Phew! 2016 was quite a year, eh?
While other more erudite writers are employed to take stock of the tectonic shifts and epochal upheavals in the wider world, my task is rather simpler and happier. I'm aware that I've been saying this for each of the past few years, but that that doesn't make it any less true now: there has never been a better time to eat out in the North East.
We are currently blessed by impressive quality at every level, from the street to the starchily-clothed, and an increasingly enthusiastic and knowledgeable restaurant-going public is loving it. A number of trends that felt new and shiny only a year or two ago have now matured and bedded in.
Take the street food scene. The mix of international foods and new ideas you could only get at the Boiler Shop Steamer is now regularly available at the Sunday Quayside Market, the monthly Armstrong Bridge Jesmond Food Market and at any number of similar events. For once Newcastle, if not actually ahead of the curve, is ripping the surf alongside the world’s major cities when it comes to the streetfood phenomenon. Stalls have become restaurants and, conversely, restaurants now send stalls to these gatherings. Papa Ganoush, a veteran of the Newcastle scene, is due to embrace bricks-and-mortar before long, while The Grind has exchanged its burger stall for a residency at the louche but cool No 28 bar.
Now that the boundary between restaurant food and street food has become blurred, the net result is that good, fast food is available in more places than ever before, and foodies have access to a much broader range of tastes. The high water mark of this trend is Tynemouth's wonderful Riley's Fish Shack. Its Quayside offshoot has also recently morphed into the new Barrio Comida (itself a former popup event). I’ve already sampled it – watch out for the review early next year.
At the finer end of the dining table, things are equally splendid. Kenny Atkinson's House of Tides deservedly maintained its Michelin star, as did the Black Swan at Oldstead, which is definitely worth the trip south. Meanwhile James Close and his team at The Raby Hunt were the main event at this year's Michelin ceremony, where their second star was the big news.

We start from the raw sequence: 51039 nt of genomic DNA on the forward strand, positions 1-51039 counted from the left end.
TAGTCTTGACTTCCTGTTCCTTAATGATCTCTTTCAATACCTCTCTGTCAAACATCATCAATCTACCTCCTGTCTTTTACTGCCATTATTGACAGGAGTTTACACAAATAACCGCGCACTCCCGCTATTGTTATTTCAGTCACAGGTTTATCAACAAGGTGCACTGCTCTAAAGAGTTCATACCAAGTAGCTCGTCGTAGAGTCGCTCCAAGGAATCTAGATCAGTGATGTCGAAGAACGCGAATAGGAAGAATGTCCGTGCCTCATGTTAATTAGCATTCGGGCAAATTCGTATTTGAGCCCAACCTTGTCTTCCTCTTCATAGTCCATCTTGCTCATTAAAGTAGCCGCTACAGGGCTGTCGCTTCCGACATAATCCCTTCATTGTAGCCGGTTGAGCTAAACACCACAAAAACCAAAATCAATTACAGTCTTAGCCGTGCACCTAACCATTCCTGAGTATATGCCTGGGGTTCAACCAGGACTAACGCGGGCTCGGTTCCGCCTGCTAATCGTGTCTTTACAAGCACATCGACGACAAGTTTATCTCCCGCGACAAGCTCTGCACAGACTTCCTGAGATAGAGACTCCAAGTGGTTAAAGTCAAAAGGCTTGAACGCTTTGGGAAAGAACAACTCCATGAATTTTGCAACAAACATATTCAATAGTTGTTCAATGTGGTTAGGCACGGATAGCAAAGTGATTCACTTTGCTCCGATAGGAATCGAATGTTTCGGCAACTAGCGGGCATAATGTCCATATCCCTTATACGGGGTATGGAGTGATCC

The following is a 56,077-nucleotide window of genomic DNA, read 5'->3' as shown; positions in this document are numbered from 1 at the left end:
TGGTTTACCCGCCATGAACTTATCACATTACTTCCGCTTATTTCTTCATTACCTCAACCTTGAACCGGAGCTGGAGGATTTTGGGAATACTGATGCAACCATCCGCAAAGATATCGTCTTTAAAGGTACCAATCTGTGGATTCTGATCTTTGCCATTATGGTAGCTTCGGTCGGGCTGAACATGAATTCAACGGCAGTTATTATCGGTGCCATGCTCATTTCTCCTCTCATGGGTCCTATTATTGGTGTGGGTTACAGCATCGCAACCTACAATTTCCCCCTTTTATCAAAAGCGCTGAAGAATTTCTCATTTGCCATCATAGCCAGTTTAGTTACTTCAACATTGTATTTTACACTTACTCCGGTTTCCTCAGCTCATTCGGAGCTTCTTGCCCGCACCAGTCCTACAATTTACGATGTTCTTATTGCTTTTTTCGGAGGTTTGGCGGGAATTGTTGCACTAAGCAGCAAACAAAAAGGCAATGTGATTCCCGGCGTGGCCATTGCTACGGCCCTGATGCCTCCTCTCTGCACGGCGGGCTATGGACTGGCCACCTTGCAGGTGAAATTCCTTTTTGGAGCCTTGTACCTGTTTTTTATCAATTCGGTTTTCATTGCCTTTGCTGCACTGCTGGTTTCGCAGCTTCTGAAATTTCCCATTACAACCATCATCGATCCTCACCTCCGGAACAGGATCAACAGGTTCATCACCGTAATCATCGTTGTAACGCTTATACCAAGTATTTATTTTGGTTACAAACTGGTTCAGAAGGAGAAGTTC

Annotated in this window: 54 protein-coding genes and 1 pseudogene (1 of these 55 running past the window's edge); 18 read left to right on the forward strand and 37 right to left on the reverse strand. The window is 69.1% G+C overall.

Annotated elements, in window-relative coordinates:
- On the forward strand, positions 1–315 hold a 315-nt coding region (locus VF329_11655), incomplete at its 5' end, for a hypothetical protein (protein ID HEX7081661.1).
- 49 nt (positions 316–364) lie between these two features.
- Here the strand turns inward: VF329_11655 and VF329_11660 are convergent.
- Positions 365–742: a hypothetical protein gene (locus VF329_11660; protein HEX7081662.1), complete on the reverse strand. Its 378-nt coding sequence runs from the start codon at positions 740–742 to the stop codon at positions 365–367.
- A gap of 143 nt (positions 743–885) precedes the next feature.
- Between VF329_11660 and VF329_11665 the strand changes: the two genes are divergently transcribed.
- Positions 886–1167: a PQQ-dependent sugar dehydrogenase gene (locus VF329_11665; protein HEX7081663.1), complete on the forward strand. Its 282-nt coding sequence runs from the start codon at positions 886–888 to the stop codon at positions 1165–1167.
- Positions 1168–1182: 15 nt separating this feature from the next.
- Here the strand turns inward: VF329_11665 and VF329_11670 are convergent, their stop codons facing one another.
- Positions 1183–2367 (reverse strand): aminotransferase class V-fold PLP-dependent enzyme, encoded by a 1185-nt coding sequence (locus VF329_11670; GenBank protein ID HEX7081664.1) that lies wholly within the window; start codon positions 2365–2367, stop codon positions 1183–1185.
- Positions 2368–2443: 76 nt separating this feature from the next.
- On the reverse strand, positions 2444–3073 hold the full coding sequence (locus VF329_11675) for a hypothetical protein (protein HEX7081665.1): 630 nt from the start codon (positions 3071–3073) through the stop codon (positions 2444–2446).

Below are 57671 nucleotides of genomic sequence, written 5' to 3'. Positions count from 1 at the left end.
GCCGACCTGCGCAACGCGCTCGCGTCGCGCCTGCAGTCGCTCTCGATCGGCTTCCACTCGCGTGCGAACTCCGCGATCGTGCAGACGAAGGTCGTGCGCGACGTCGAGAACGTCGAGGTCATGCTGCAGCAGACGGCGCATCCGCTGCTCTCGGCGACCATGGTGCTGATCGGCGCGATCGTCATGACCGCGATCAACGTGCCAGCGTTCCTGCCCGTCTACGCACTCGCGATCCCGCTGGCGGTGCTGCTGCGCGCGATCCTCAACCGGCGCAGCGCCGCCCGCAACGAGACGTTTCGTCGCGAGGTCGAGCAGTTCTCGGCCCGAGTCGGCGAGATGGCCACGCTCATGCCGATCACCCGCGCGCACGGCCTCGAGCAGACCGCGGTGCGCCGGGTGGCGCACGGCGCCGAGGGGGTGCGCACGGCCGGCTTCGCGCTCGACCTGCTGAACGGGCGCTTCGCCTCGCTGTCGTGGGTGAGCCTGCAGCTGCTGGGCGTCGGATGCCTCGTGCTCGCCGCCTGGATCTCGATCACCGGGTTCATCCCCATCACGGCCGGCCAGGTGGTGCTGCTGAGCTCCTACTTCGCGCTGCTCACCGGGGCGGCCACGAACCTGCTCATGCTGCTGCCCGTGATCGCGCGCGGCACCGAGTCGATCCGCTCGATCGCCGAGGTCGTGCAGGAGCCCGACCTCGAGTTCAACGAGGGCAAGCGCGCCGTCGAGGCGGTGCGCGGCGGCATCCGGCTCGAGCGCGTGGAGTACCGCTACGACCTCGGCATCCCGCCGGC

For all its faults, the tyre company’s travel guide remains hugely important to the restaurant world, and the award of a second star is a Very Big Deal Indeed. In fact, it’s beyond huge. To put it in context: Noma, voted best restaurant in the world on a number of occasions, currently has two stars; my favourite eatery in London, Hedone, has only one. So James Close’s achievement cannot be overemphasised.
These, however, are not the only restaurants doing wonderful things on the tasting menu side of the food spectrum. Peace and Loaf recently received a fabulous and well-deserved write-up in the Financial Times, while Rockcliffe Hall, Restaurant DH1 and Jesmond Dene House all continue to offer excellent quality dining.
Newcastle may be heart of the region's food scene, but it's worth noting the uptick in quality outside the city too. Bamburgh's The Potted Lobster, Darlington's Truffle, The Crathorne Arms of Teeside and The Feathers Inn at Hedley on the Hill all served me excellent meals this year. The Bay Horse in Hurworth on Tees continues to thrive, and The Staith House in North Shields seems to get better and better. There are many more – just look at the list of Finalists and Winners in this year's Secret Diner Awards. More power to their collective elbow.
The sheer number of new openings this year has been dizzying. The new Grey's Quarter of Eldon Square resulted in more choice for those who are happy in chain restaurants – at first glance Reds True Barbecue and Chaophraya look rather more interesting than the rest. Happily there’s also been a flurry of new independents: Dobson and Parnell, Shilling, Central Oven and Shaker, 1964 and The Fork in the Road will all have wait until the new year to read about themselves on this page.
Alongside this onslaught of exciting new dining opportunities, it's important to remember the places and the people who form the backbone of the region's restaurant scene, the venues that have been serving us well for years. People often ask me where’s the best place to eat out. To which I always answer: wherever is good to go most often. It's easy to get lost in a deluge of freebie blog posts and ill-informed TripAdvisor reviews. Instead, I'd encourage you to go back to the last place you really enjoyed. The only downside to having so much choice is that there are only so many diners to go round.
So please: cultivate your local eateries. If there's somewhere that you like, they need to see you as often as you can afford. Speak to the staff. Find out what the chef really likes to cook, and order that. See if they have any new dishes they'd like to try out on you. In other words: become a regular. Eating out well, and often, is a sign of a decent society. So in 2017, please be as decent as you can manage.
On which note, I'd just like to thank all of you who read my words each week and especially those who write to let me know where I need to be going next, why you agree with me and - occasionally - why you think my judgment sucks. It makes doing this all the more fun.